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Let’s take a closer look at dental stock Pacific Smiles Group (ASX:PSQ). Pacific Smiles operates 131 dental care centres across Australia and generates over $200m in sales annually. We think this is both a company that has potential to defy inflation in the next 12-24 months and is a good growth story too.
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Meet Pacific Smiles Group
Pacific Smiles is the ASX’s only remaining dental practice operator. Smiles Inclusive gave up the ghost, 1300 Smiles was acquired and while SDI is listed, it is an equipment manufacturer. Pacific Smiles owns and operates the Pacific Smiles Dental Care Centres as well as the nib Dental Care Centres in the ACT, NSW, Victoria and Queensland.
It was founded in 2003 and operates 131 clinics today under a franchise model with ~600 registered dentists. The individual franchise operators do the hands-on work, while the head office takes care of everything else. The revenue is split 60-40 between Pacific Smiles and the individual dental practice.
The company’s co-founders are Alison Hughes and Alex Abrahams who own just over 10% each – although the latter retired from a full-time capacity in 2020. Between 2012 and 2021, TDM Growth Partners had the largest shareholding (just under 25%) before offloading the bulk of its stake throughout 2021. HBF Health was one of the buyers, which took a 10% stake just before Christmas last year.
Why is it unique?
The company doesn’t have the largest market share in the industry by any means, at just 2.5%, but the story goes deeper than that. You see, the company is selective about where it sets up shop, doing so in areas lacking an established dentist and typically setting them up in shopping centres, capitalising on foot traffic and how convenient it would be to consumer.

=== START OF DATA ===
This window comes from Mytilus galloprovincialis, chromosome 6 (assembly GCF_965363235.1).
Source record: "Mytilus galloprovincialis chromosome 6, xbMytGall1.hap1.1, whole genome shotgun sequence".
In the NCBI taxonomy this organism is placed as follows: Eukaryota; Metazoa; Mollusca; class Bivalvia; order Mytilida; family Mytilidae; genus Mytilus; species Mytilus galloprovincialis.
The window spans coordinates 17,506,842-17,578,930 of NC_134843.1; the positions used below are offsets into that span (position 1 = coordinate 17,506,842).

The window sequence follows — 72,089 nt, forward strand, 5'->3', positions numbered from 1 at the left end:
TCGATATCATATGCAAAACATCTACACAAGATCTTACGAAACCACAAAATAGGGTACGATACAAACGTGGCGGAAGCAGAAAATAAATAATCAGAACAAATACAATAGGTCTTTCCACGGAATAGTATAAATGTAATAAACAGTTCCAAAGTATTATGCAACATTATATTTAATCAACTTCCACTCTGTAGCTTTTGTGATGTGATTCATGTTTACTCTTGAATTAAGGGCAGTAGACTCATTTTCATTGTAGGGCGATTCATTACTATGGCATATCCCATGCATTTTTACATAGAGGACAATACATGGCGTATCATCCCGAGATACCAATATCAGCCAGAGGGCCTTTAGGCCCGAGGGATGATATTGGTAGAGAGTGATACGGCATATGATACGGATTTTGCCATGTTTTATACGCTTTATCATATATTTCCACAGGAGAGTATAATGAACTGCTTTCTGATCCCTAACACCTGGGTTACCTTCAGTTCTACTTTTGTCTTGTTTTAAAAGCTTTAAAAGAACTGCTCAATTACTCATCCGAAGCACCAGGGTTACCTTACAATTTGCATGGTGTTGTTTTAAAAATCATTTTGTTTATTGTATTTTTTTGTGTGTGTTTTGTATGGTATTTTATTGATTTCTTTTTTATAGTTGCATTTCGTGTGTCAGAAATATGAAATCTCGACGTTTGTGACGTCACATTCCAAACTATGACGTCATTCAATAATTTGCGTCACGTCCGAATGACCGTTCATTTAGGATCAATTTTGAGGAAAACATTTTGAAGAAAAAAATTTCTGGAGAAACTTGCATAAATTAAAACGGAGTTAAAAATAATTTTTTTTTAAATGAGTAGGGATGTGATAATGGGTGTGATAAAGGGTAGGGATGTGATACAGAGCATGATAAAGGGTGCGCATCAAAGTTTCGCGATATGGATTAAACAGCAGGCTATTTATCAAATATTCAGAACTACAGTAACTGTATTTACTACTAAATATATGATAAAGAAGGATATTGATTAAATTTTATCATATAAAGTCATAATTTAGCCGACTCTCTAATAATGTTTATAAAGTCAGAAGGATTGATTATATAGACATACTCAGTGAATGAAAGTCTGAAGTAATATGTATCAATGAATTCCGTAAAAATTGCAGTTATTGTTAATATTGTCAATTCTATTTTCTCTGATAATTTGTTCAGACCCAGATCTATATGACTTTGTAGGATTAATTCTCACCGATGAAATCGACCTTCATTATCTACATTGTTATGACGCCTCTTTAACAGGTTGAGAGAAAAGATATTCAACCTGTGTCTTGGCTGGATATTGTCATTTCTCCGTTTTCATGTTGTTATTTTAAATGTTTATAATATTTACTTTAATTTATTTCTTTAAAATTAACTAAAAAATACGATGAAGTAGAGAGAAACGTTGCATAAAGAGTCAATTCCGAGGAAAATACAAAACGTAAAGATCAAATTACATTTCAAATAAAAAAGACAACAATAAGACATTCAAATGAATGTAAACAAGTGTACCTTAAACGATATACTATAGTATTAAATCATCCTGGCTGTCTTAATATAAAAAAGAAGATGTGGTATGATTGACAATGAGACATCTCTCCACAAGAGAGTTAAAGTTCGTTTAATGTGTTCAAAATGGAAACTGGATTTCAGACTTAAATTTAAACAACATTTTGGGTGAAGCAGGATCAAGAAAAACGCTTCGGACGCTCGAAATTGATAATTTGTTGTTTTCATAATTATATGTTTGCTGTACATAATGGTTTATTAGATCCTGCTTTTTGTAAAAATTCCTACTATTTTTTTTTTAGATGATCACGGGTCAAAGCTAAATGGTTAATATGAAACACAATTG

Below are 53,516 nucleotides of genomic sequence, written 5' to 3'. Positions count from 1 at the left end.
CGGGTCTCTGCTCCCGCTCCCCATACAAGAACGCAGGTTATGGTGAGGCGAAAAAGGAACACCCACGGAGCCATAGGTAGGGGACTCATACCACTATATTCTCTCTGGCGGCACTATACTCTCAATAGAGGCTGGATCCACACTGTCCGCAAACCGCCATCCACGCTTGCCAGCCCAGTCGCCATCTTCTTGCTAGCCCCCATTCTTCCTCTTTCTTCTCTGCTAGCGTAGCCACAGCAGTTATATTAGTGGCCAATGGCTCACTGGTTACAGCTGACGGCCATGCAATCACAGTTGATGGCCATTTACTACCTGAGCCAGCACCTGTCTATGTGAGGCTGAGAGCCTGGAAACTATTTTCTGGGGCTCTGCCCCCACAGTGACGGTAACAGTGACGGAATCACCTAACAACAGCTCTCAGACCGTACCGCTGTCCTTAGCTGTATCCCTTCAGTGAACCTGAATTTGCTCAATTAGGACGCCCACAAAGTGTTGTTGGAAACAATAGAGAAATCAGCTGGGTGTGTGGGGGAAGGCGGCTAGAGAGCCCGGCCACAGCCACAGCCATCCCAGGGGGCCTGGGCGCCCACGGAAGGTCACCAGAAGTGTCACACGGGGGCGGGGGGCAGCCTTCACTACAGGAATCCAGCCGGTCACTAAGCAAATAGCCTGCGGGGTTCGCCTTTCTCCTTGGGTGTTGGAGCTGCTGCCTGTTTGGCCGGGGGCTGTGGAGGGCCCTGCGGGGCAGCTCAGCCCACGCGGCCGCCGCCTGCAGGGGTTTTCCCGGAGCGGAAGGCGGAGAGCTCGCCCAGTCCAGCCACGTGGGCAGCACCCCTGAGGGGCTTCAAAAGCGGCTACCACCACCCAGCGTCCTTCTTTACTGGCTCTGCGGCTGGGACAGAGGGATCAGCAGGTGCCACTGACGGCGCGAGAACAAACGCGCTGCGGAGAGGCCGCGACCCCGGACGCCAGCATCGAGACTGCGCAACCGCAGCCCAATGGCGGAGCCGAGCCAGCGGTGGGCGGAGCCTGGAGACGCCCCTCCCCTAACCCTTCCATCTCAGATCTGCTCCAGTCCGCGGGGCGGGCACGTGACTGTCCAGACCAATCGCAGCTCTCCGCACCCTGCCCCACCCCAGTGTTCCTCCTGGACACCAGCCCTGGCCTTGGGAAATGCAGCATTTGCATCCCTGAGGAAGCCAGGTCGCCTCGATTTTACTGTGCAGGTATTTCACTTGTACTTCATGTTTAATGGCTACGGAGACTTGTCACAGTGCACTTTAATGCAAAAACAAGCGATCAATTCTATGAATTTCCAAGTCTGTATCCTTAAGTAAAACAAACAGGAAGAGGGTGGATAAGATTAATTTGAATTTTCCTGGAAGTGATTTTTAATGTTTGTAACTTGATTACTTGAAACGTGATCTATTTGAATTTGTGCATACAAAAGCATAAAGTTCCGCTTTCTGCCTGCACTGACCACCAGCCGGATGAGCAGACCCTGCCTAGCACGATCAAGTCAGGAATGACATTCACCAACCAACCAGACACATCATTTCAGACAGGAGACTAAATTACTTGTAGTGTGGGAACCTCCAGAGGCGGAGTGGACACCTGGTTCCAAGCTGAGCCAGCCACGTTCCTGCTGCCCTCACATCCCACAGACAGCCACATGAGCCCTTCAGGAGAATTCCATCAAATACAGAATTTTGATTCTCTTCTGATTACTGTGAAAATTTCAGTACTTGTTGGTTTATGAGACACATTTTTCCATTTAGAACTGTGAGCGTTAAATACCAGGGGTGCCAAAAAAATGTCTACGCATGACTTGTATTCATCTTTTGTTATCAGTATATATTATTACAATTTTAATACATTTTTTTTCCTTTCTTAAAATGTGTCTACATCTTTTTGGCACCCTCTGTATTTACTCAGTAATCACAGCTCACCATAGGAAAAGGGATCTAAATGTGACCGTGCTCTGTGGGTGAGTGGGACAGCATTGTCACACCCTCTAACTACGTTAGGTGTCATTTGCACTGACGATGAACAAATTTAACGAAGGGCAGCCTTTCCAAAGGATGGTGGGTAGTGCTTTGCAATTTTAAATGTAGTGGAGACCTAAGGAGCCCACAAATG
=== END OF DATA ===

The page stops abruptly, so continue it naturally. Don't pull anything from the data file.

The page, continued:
It takes 9 weeks to build a centre and it aims to sign up at least 500 permanent patients before it opens as well as for the shop to be profitable in 9-12 months and generate a 28% ROIC (accounting for capex and lease liabilities).
A small proportion of its centres are NIB facilities, owned by Pacific Smiles under a licensing deal to serve their members mostly (although others can use them too). At each and every individual store, the company’s aim is to ensure that dentists can not just do their jobs, but do the jobs they are good at. Yes, they take care of the administrative burdens that dentists would have to deal with if they ran independently such as accounting and dealing with broken machinery. But they allow individual dentists to pick and choose the work they’re good at.
It also allows for flexible hours, enabling them to work on weekends if that is better for business, as well as to take sick leave without impacting the business (by passing the work to others). So, if they prefer to do root canals rather than wisdom teeth, they can pick up root canal jobs, even at other practices. Conversely, those good at wisdom teeth can go to other practices and take those jobs.
The company looks after them well, employing dental assistants currently studying with the intention that they will gradually work their way up to becoming fully qualified dentists and also providing the ongoing education necessary (including providing specific study training to help trainees pass mandatory exams). Of course, they don’t just take on everyone – having said no to 7 applicants in the past month due to a lack of experience.
Hit by disruptions
The opportunity in this company is that you’re buying it as a turnaround story. It was nearly $3 during late 2021 but has nearly halved since. Obviously, COVID was a disruption to the business as people avoided seeing the dentist due to COVID-19. But we see three further issues that have impacted investor sentiment.
- First, its bottom line swinging from a $14m profit to a $3.2m loss from FY21 to FY22. This was due to falling demand, but also due to strategic investments in its IT systems that will benefit in the long-term.
- The second was board turmoil. In late 2022, following several months of rift between board members, Dr Abrahams called for a boardroom spill that was ultimately rejected, but it was a close margin. Although the board remained, they agreed to moderate expansion.